Go FSBO! Save $20,000! Realtor Tells All!!

Real Estate Broker/Owner with Northern Virginia Homes - FRANKLY REAL ESTATE Inc

You've seen the magazine headlines about selling For Sale By Owner and saving $20,000! Well I'm going to tell you exactly how to do it!  Other Realtors may hate me for it, but I think consumers deserve to know all the REAL options available. The inside scoop.

Did you know that the National Association of Realtors, (NAR) the group that put out ads that say now is the time to buy and now is the time to sell (see blog) came out with a report that shows the average FSBO home sold for $180,000 and the average Realtor listed home sold for $230,000. DO the math, even after Realtor fees, they are implying that Realtors can get you 25% MORE for your home. This is BALONY. I don’t believe stats, that is why I tend to make up my own from the gut, and you can take it or leave it. I don’t believe in “facts” because it spells stcaf backwards and both mean nothing!


But before we go on, we need to perform one exercise...

When selling your home, what is your #1 goal (besides speed and sanity)?

Is it getting the highest possible net, or paying the lowest amount possible in commission?

If you answered "both"... WRONG. Stop, try again, you can only pick one.

Yes, your NET is what matters.   Ok, now you can continue...

Ok, so you want to sell your house yourself? Heck why not?

You're probably smarter than 90% of Realtors out there. Anybody can get a license in under two weeks right? And those damn Realtor fees are way too high! Can you say "Monopoly" and Mafia-style collusion! And in most places across the US, they even figured out a way to make TWO Realtors get paid, as if one getting a windfall wasn't enough! Maybe one day they will find a way to fit in a third agent. Maybe that agent can have a badge and represent the government to make sure the two parties act fairly. Oh and of course it will be "paid by the seller."

Ok, so let’s save some big bucks!

As many of you know, the process is called FOR SALE BY OWNER, aka FSBO.

Plain and simple... No Realtor fees, paid by nobody (I know that isn't proper English, but in my head with the "proper" rhythmic tone, it works). Just a grand or two paid to a closing company and you've saved $20,000! Go buy a 2004 Saab Convertible with the money (for those of you that follow the blog and read "I need a Buyer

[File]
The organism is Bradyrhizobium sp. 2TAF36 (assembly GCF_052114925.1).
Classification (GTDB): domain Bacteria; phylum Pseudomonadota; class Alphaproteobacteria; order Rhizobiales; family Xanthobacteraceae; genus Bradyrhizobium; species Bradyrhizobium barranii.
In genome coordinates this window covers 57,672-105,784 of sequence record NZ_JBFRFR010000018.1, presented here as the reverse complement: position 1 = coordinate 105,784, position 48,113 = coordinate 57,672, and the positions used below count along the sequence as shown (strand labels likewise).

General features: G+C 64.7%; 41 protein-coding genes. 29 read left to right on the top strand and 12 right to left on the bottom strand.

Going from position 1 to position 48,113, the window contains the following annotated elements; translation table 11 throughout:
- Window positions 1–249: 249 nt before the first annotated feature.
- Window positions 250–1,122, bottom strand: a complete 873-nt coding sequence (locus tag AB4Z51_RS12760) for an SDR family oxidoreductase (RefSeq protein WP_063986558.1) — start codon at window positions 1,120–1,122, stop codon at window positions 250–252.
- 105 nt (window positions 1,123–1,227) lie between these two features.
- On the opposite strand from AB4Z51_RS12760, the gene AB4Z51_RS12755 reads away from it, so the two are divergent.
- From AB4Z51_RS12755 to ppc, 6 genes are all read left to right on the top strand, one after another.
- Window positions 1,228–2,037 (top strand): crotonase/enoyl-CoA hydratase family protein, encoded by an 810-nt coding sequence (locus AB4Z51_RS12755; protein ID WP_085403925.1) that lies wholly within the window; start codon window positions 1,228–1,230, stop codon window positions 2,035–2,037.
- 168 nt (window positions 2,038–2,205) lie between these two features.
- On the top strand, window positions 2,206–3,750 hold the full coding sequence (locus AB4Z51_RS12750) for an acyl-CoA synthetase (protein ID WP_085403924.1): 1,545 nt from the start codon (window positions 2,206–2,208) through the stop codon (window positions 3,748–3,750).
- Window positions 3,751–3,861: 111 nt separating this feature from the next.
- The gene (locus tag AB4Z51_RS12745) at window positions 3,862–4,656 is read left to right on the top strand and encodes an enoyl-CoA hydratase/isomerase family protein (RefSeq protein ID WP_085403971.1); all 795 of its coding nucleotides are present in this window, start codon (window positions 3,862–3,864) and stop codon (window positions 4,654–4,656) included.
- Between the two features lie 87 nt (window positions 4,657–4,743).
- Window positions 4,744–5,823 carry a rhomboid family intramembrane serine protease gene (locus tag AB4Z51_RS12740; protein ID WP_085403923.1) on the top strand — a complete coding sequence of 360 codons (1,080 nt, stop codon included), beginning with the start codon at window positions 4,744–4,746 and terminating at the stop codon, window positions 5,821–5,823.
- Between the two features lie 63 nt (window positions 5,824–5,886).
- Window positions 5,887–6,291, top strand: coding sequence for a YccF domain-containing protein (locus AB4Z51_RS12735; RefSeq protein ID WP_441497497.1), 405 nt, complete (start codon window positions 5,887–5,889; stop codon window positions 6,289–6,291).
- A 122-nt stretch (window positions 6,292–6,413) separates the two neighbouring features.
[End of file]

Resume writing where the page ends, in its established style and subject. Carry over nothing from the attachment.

agent for my car
" I just finally bought a car, oh I wish I had a buyer agent! Ask me which.)

Actually there are a couple of ways to do "FSBO", I'll list them for the least to most "expensive!"

Options #1 + #2 pay 0%, ie. $0.00 in commission!

  1. For Under $10 Get A Yard Sign
    Buy a Home Depot's red FSBO sign and stick it in the front yard. Your goal being to snag a passerby that happens to:

a) Not have an agent
b) Is ready to buy
c) Is willing to pay your price!
How great would that be! Can you read the headlines now... "House sells. Marketing maxes out at $8, seller saves $19,992." (Also note that Craigslist is free too, so maybe you can use that, but watch out, those damn Realtors will flood your inbox with spam, telling you how they can "help" you. Yeah "Help you" fail so you list with them!!

ADD inflicted side note: Realtor Trick Alert! Realtors know that some 50-75% of FSBOs will eventually turn to a Realtor. So don't trust that Realtor that offers to "help you" for free. They are helping you FAIL today so they can get your listing tomorrow. For example they might say "yeah you can get that price" and encourage a high price, which increases your chance of failure, thus increases their chance of getting your listing. Brilliant?! And you all thought Realtors were dumb!

  1. $100-$250 via ForSaleByOwner.com (avoid the $600 plans) 
    Starting at $100 you can buy a month on the website ForSaleByOwner.com or for $250 you can get the all-you-can-eat-leave -it-until-it-sells-plan (prices vary per region). On the site you will see higher upsell services (not counting MLS, I'll get to that, hold your horses!) that go up to $600 that claim to "feature" your listing or rebroadcast your listing to another 20 sites, that is all hogwash (opinions expressed here are that of the author, yet they are still right).
    You don't need to be "featured" on this site since people buy with specific searches (price range and house size and area), they will find your listing. And this site is the powerhouse leader, probably with 95% FSBO traffic marketshare, so don't bother with any other FSBO site (except Craigslist and in some places MilitaryByOwner.com). If there is an option for more photos, I would max that and go buy the V570 and ask me to send you a link to a class featuring this super wide angle camera taught by a former National Geographc photographer (me)!

So it sounds too good to be true. Is it? Here are some things to consider:

1) Attention Kmart Blue Light Special Bargain Shoppers!

Put yourself into the shoes of a buyer. If you see a FSBO sign, what is the first thing that pops into your head?


a) I bet they overpriced it (which is why a buyer agent can help you, see Buyer Agency contracts, don't sign them)

or more likely

b) “Great! I can save on Realtor fees and get a bargain.” But wait a second, I thought the SELLER’s entire point of doing FSBO was for THEM to save the commissions?